The original first handwritten newspapers of Fawkner remain some of Melbourne’s most important historical icons. I believe that you can still see one in the library of Parliament House and I think that the State Library also owns a copy.

In 1851 when Victoria eventually achieved ‘separation’ from New South Wales and became a colony in its own right there were grand celebrations and processions. Batman was long dead but Little Johnny revelled in his reputation as the only surviving ‘founder’ of the European settlement. He had a float to himself in the grand procession. This little man who had first set foot in Victoria at the age of 11 when his father and other convicts were transported to an ill-fated and aborted attempt at a penal settlement near Portsea which later moved on to Hobart, who had later himself been convicted of helping convicts attempt to build a boat to escape, was self-educated and alternately successful in business then bankrupt several times over, who was a hypochondriac who wore a red sleeping cap into parliament, who was belligerent but prepared to change firmly held views (as in the case of the Eureka miners) if faced with the evidence, who had championed separation from New South Wales and opposed Victoria becoming a penal colony, and was now to parade through the streets as an acknowledged pioneer of the now flourishing city – what would he choose to place on his float to signify what he believed was important?

His printing press!

Fawkner’s printing press eventually became the property of Melbourne Museum. In my lifetime I have never seen it displayed. There isn’t room due to important Melbourne historical displays such as the set of Neighbours. I believe it has been passed on to Scienceworks. Possibly some parts of it will someday appear in a conceptual artwork by a passionate young artist with views on Melbourne history that have been devoured but not digested. I prefer to think that it will be preserved for a future generation through indifference. (Please note - since this article was first published we are delighted to announce that the printing press has now gone on display at the Melbourne Museum.)

Perhaps we should leave the final words on Fawkner’s journalistic style to fellow journalist, Garryowen:

“The two great weaknesses, or perhaps rather strong points, in Fawkner's composition (and he was a voluminous newspaper writer) were a desire to "capitalize" immoderately, and rarely to put down the brake from start to finish. As for colons, semi-colons, and such trifles he would not condescend to notice them. At periods he was even reluctant to make a stop, and skipped over them oftener than otherwise.”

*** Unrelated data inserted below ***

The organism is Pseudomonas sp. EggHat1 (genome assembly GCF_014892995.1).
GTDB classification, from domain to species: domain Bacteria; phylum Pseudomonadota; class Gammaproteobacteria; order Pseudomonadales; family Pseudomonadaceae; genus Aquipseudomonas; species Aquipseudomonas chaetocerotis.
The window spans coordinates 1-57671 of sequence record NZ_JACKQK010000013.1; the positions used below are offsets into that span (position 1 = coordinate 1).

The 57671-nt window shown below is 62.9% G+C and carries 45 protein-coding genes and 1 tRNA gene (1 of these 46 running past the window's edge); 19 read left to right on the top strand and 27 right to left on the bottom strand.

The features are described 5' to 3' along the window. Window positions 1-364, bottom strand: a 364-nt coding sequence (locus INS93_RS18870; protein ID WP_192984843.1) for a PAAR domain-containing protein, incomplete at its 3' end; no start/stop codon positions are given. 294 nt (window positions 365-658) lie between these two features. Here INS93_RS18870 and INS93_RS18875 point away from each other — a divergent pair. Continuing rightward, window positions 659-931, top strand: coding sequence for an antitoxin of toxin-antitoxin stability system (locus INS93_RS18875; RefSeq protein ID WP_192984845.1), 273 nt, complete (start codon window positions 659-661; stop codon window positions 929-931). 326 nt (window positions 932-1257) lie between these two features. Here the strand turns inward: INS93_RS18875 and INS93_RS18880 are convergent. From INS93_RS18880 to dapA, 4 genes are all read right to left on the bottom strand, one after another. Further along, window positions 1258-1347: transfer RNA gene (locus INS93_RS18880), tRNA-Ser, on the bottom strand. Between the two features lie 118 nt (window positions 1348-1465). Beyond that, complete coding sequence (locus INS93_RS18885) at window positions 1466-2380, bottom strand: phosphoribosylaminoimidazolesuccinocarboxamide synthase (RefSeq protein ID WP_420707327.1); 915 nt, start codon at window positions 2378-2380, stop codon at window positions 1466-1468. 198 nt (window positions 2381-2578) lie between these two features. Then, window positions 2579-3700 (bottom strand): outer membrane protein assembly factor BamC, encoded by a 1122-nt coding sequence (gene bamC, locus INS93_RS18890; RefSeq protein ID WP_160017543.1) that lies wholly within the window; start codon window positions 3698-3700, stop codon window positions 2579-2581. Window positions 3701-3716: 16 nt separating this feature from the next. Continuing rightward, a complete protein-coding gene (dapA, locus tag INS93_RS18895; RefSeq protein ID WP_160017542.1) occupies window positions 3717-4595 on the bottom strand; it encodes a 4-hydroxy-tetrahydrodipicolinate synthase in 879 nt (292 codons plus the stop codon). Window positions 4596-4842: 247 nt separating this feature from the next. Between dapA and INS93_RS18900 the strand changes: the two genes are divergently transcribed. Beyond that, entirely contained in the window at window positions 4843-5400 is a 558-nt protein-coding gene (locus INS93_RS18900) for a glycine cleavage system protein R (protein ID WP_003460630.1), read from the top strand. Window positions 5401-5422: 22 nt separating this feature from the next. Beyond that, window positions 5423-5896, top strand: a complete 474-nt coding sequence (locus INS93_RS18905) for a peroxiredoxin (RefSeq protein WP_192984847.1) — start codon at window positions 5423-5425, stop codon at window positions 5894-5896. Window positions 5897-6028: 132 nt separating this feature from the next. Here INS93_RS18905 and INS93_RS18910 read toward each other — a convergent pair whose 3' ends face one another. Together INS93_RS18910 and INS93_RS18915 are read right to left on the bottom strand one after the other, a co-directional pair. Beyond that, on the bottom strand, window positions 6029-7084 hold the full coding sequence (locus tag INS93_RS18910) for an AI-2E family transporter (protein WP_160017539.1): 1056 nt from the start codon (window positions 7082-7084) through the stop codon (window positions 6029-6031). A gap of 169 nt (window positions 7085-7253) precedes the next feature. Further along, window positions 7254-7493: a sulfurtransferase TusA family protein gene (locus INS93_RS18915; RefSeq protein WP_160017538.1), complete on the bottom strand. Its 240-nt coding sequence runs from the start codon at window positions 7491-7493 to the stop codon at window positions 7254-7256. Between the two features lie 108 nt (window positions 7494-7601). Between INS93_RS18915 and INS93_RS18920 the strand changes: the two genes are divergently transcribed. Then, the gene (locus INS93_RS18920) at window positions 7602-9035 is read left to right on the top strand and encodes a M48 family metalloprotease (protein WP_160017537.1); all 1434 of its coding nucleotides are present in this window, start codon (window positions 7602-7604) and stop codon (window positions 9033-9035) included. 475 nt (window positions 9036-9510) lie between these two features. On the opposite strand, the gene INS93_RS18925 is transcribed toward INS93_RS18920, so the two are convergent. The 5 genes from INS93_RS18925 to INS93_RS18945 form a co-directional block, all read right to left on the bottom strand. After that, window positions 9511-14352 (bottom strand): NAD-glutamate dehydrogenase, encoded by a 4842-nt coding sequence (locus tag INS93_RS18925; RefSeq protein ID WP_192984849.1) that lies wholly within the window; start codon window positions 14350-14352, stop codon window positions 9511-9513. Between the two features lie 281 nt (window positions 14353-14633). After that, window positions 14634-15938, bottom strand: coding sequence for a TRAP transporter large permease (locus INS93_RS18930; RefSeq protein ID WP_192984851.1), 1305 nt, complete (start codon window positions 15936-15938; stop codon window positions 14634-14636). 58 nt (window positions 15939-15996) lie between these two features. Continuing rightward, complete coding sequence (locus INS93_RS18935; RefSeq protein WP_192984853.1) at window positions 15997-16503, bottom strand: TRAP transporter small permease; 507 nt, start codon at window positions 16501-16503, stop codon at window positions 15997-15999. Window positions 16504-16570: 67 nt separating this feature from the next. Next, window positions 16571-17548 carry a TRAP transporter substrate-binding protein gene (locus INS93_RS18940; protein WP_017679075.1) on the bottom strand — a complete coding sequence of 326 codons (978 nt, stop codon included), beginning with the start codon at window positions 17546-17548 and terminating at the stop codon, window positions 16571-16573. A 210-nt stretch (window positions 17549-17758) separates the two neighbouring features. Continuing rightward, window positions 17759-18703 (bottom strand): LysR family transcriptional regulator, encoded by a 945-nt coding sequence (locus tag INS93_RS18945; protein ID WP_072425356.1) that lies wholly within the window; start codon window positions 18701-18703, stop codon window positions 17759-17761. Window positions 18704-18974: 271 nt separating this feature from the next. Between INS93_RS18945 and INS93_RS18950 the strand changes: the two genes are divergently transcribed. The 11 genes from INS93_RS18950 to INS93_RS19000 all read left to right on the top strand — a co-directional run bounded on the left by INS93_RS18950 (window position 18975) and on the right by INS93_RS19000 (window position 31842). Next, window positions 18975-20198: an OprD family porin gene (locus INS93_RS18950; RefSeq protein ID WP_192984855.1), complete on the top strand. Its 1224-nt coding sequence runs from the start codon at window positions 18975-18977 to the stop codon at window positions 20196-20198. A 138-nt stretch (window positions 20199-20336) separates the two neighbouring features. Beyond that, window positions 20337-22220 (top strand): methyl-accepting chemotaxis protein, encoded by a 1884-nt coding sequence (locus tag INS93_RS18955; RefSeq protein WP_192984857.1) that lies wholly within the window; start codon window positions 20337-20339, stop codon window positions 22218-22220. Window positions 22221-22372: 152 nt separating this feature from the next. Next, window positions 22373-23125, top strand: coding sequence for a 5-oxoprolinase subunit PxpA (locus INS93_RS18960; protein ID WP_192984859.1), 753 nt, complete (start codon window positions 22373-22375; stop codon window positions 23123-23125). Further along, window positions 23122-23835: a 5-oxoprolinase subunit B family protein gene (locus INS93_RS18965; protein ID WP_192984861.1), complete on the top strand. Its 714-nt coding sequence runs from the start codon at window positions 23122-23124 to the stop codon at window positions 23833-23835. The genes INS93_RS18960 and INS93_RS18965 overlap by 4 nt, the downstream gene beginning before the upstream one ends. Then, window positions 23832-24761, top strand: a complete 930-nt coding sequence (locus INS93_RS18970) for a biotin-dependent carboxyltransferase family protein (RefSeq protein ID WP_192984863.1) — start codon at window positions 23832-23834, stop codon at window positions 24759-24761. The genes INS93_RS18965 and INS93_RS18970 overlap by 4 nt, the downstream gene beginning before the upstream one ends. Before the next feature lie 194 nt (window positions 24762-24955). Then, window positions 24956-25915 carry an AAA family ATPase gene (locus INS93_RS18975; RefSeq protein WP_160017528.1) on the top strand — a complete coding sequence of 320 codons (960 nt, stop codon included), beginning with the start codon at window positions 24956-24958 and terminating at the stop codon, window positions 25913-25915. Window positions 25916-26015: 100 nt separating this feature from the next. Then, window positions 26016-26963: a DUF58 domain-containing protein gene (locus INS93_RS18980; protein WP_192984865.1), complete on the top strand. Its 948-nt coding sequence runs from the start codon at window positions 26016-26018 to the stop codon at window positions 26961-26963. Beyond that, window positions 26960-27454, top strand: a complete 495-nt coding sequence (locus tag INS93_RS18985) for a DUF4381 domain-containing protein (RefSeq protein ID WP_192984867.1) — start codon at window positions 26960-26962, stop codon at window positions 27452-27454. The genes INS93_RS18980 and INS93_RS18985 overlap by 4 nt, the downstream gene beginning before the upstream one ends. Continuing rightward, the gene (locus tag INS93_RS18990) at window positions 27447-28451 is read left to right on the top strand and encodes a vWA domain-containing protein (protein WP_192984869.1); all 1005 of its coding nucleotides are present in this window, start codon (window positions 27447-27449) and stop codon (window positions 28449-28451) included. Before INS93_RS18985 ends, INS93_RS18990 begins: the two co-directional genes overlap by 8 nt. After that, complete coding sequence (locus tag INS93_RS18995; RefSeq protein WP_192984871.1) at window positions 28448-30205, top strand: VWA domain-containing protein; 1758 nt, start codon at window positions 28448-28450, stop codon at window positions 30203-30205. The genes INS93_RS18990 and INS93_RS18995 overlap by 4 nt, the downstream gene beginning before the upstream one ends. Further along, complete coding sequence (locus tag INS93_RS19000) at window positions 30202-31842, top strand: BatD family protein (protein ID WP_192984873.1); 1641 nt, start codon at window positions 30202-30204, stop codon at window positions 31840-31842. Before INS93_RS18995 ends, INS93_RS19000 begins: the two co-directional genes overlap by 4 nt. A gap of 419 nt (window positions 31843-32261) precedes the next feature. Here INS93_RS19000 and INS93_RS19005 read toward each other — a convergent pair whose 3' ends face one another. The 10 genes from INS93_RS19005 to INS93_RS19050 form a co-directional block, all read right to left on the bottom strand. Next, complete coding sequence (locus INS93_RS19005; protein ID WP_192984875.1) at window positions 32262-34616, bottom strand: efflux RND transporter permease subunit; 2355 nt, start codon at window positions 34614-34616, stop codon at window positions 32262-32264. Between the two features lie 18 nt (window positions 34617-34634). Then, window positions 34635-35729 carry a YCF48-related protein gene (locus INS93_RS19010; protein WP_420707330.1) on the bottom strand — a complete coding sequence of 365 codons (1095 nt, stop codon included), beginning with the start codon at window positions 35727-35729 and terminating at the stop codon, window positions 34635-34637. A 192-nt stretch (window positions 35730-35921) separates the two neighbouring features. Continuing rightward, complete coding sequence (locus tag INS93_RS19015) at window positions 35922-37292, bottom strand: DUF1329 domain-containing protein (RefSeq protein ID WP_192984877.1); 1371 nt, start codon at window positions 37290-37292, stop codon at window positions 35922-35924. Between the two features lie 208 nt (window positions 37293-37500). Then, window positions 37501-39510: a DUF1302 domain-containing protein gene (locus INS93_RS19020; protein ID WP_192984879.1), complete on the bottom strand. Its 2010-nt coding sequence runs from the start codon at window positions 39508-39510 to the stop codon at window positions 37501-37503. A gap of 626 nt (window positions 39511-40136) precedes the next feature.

Some related events:

The Melbourne Regatta and Blessing of the Fleet

Melbourne is one of the few cities that can pin-point the time, date and the people who first founded it. The Melbourne Regatta was first held on 30 August 1838, making it the first in Australia. In 2016 the Melbourne Passenger Boating Association will deliver a magnificent waterside spectacle to celebrate the connection between Melbourne and the sea.

Born out of a river settlement, developed through trade and immigration, stabilised by gold and farming, the city owes much to the ships who made that connection. The rivers and the great bay have been bountiful, providing food, leisure, relaxation and a highway to the rest of the world. Discover too, the land before it became Melbourne. Learn about the people and the natural landscape that existed long before, and why this made Melbourne a perfect place to build a village.

See a spectacle of cruising boats, dressed especially for the occasion. Hop aboard free ferry cruises around Victoria Harbour, be part of a Welcome to Country ceremony, and hear Father Bob bless the fleet.

You can also enjoy live entertainment with Normie Rowe, along with reggae, calypso, and blues bands. Plus there'll be walking tours, story-telling, roving entertainers, a mass choir and the Sunday market with many food stalls and local cafes. Everyone is invited to join in the fun and excitement and celebrate Melbourne's maritime and indigenous history.




___________________  White Hat  ___________________

Seven Journalists of Melbourne - overview